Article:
Running Swatch as a permanent Daemon.
Starting Swatch on Boot
I had difficulty registering swatch as service on debian linux. The solution was simply to run it from /etc/rc.local.
I prefer running swatch from /etc/rc.local because it is easy to include multiple swatch commands to watch multiple logs simultaneously and you don’t have to trouble yourself with mutliple files in /etc/init.d that may not enable properly.
Here is the configuration:
[Unit] Description=/etc/rc.local Compatibility ConditionPathExists=/etc/rc.local [Service] Type=forking ExecStart=/etc/rc.local start TimeoutSec=0 StandardOutput=tty RemainAfterExit=yes SysVStartPriority=99 [Install] WantedBy=multi-user.target
Run these commands to create the file /etc/rc.local and make it executable:
printf '%s\n' '#!/bin/bash' 'exit 0' | tee -a /etc/rc.local chmod 755 /etc/rc.local
Enable rc-local as a service:
systemctl enable rc-local
Now, just edit /etc/rc.local and keep it simple.
#!/bin/bash PATH="/sbin:/bin:/usr/sbin:/usr/bin" /bin/mkdir -p /tmp/swatch /usr/bin/swatch --daemon \ --config-file=/etc/swatch.conf \ --tail-file=/var/log/test.log \ --pid-file=/var/run/swatch.pid \ --script-dir=/tmp/swatch >> /var/log/swatch.log 2>&1 exit 0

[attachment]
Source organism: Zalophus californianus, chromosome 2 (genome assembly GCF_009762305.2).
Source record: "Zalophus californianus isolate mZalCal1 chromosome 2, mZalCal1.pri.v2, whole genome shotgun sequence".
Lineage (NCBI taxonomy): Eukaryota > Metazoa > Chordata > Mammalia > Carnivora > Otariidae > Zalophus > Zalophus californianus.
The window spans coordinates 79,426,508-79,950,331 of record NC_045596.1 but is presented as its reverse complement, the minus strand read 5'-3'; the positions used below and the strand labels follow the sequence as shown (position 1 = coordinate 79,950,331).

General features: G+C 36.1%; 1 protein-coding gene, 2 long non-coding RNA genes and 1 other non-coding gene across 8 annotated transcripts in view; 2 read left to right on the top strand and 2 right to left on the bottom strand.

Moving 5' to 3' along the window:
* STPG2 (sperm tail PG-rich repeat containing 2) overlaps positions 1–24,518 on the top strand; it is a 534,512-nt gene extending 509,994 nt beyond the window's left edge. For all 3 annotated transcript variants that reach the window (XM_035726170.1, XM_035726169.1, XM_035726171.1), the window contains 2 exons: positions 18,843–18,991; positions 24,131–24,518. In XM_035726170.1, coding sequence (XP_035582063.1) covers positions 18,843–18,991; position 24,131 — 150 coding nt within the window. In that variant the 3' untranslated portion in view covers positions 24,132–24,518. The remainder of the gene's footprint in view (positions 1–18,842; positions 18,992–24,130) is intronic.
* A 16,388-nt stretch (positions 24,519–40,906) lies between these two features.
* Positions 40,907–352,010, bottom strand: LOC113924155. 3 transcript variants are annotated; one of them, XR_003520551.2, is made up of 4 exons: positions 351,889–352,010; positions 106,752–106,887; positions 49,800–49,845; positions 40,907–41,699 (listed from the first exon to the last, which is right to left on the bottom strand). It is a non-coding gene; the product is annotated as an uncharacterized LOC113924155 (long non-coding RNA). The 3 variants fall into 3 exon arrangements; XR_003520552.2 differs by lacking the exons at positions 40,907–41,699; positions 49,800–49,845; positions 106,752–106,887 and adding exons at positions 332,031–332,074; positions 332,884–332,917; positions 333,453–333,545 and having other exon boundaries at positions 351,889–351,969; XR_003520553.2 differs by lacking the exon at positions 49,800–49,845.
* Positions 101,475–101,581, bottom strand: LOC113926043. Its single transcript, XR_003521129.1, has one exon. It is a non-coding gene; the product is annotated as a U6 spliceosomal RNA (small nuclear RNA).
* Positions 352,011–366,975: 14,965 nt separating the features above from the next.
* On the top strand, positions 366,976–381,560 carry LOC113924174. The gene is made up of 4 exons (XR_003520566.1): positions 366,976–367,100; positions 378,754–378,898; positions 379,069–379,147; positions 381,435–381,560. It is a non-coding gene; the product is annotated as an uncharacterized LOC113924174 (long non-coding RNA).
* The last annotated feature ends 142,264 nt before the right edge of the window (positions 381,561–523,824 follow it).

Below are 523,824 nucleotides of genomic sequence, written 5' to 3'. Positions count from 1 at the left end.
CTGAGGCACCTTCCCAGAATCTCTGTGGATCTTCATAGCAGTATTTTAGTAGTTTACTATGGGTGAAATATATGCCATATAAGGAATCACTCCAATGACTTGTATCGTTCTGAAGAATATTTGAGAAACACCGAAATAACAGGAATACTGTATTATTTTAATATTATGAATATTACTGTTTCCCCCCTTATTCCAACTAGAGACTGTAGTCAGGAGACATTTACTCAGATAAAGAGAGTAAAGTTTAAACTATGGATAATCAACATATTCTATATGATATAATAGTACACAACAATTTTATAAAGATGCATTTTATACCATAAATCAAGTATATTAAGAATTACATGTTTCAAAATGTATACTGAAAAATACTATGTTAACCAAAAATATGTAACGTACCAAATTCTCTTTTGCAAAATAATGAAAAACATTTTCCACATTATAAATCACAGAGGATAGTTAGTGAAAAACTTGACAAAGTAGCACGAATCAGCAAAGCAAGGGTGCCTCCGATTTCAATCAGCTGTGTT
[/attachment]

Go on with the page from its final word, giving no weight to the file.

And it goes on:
Reboot, and you will find that swatch is running perfectly:
ps -ef | grep swatch|grep -v "grep" root 370 1 0 14:29 ? 00:00:00 /usr/bin/swatch --daemon --config-file=/etc/swatch.conf --tail-file=/var/log/test.log --pid-file=/var/run/swatch.pid --script-dir=/tmp/swatch
Run a test to see that it is sending an instant message:
echo "trouble" >> /var/log/test.log
Reconfiguring and Restarting Swatch
Another reason I like using /etc/rc.local to launch swatch is how easy it is to reconfigure it and restart it. Here is an example
# edit swatch.conf to make some change to the configuration vi /etc/swatch.conf # kill the swatch processes pkill swatch # run /etc/rc.local as a script and test the results /etc/rc.local
Keeping Swatch Alive
Swatch is not a process that will require a lot of system resources so it is likely to stay alive. If you are worried about it, you could create a cronjob that does the following:
- counts the number of swatch processes running
- if not the number expected:
- kill remaining swatch processes
- run /etc/rc.local as a script